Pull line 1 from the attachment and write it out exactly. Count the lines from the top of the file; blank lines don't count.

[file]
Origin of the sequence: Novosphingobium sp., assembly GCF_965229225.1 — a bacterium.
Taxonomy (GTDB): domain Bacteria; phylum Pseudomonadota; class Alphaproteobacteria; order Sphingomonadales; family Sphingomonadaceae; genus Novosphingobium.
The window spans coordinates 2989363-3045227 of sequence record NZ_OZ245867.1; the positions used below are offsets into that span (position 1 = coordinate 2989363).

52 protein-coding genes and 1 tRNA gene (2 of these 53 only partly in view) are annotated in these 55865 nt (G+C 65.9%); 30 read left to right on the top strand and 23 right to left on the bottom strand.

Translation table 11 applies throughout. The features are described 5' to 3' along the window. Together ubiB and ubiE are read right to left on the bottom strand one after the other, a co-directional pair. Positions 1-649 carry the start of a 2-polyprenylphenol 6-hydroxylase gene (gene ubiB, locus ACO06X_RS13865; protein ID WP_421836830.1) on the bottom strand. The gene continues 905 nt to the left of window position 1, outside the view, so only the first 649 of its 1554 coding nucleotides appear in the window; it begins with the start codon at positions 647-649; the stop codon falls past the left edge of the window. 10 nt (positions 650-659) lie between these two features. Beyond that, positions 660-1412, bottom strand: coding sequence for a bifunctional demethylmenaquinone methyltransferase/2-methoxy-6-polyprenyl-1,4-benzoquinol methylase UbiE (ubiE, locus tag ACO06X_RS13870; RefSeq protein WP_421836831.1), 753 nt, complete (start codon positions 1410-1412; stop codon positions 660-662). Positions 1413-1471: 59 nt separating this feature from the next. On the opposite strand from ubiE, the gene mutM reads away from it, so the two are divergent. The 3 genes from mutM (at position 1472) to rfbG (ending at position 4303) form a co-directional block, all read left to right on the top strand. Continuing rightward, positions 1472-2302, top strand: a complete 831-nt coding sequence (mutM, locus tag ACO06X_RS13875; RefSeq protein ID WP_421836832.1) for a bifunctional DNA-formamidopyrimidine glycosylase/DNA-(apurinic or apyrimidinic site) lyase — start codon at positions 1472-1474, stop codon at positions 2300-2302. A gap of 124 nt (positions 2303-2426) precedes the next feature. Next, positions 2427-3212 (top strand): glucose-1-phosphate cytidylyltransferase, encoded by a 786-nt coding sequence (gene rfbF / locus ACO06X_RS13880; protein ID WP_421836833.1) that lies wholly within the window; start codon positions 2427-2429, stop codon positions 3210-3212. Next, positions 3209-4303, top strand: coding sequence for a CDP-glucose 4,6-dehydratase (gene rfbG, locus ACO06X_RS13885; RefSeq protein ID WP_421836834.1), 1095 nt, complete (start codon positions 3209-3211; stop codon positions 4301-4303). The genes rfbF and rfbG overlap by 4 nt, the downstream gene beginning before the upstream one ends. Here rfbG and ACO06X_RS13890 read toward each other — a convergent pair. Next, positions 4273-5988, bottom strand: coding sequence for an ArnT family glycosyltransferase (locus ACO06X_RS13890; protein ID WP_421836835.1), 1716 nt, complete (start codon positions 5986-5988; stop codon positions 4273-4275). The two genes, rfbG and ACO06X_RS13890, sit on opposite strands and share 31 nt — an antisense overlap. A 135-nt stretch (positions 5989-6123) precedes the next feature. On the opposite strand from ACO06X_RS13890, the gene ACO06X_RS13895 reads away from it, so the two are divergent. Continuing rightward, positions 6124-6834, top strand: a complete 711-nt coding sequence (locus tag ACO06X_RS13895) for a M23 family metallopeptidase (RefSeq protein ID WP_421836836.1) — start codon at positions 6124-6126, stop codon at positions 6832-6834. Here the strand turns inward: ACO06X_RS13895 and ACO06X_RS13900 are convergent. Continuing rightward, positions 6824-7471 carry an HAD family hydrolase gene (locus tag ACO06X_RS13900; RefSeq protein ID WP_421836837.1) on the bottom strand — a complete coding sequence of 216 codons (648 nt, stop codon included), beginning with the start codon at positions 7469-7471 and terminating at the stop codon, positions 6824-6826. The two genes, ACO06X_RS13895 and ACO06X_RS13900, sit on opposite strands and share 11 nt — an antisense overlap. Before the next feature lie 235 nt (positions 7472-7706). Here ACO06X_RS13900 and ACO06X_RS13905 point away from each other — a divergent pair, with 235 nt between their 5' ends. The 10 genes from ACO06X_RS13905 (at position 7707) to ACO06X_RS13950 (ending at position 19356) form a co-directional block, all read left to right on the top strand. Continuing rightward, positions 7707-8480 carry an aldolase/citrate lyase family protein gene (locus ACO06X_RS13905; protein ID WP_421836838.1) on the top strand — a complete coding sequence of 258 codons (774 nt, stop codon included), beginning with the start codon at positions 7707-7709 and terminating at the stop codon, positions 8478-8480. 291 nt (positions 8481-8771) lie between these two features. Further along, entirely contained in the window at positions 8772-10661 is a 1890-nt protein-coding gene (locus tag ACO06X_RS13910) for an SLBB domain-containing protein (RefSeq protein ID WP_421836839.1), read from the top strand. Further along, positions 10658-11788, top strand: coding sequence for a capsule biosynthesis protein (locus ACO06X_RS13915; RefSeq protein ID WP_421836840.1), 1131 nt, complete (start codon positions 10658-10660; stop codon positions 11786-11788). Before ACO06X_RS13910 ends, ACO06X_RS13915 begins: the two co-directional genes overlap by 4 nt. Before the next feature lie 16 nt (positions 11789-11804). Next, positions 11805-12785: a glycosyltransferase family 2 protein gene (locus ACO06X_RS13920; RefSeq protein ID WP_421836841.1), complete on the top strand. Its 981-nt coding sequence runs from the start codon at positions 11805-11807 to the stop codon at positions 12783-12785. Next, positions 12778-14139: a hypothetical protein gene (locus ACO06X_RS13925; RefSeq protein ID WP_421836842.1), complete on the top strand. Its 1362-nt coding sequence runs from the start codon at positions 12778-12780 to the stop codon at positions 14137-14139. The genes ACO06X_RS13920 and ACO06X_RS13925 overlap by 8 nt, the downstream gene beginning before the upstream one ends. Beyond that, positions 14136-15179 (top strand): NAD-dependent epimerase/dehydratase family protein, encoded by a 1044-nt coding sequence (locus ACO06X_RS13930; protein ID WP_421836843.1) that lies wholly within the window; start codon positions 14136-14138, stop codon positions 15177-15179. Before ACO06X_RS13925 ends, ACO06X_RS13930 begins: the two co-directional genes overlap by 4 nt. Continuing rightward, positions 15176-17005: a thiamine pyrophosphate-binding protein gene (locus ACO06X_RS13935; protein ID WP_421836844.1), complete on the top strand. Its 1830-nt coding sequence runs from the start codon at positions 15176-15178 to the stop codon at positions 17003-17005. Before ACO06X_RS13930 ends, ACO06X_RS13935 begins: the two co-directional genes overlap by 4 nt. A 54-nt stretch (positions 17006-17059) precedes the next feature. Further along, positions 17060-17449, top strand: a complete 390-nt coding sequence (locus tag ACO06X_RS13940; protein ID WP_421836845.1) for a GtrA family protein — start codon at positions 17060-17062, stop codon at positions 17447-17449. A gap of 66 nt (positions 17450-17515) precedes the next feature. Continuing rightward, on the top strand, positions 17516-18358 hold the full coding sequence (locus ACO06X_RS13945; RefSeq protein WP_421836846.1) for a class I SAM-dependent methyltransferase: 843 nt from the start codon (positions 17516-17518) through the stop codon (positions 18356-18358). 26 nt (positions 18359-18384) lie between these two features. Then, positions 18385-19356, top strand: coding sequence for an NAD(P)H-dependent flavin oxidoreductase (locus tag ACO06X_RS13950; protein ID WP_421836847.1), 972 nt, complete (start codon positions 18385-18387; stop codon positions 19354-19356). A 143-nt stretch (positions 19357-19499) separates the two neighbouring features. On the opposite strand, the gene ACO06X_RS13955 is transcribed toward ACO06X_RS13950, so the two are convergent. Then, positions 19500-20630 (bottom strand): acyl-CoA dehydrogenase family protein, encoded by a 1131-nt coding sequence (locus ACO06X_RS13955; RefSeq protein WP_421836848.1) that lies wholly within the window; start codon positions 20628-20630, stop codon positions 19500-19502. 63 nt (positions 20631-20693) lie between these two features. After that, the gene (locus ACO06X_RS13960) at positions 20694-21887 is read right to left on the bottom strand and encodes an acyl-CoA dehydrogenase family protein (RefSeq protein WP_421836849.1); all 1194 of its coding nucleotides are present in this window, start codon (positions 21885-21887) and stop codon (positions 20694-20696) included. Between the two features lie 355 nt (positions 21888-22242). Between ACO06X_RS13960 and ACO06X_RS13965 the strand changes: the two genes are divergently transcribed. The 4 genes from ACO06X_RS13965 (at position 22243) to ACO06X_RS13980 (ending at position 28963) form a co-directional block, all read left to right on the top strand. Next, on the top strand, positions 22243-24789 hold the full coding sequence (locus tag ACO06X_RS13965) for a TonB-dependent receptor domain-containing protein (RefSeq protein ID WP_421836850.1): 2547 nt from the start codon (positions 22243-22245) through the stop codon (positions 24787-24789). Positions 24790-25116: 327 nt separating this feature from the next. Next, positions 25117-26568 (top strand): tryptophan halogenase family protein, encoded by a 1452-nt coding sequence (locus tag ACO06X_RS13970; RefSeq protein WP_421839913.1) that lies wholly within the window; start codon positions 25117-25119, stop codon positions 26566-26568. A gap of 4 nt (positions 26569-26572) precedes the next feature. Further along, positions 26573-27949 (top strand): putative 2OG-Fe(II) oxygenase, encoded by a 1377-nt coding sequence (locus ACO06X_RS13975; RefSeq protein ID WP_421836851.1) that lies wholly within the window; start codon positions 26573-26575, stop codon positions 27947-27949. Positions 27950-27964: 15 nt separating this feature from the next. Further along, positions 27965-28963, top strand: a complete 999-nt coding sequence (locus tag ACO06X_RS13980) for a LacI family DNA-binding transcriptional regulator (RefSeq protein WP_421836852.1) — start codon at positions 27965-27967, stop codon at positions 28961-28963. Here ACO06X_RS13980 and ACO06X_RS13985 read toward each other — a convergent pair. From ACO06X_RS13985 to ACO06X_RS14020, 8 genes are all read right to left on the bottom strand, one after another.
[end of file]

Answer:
Origin of the sequence: Novosphingobium sp., assembly GCF_965229225.1 — a bacterium.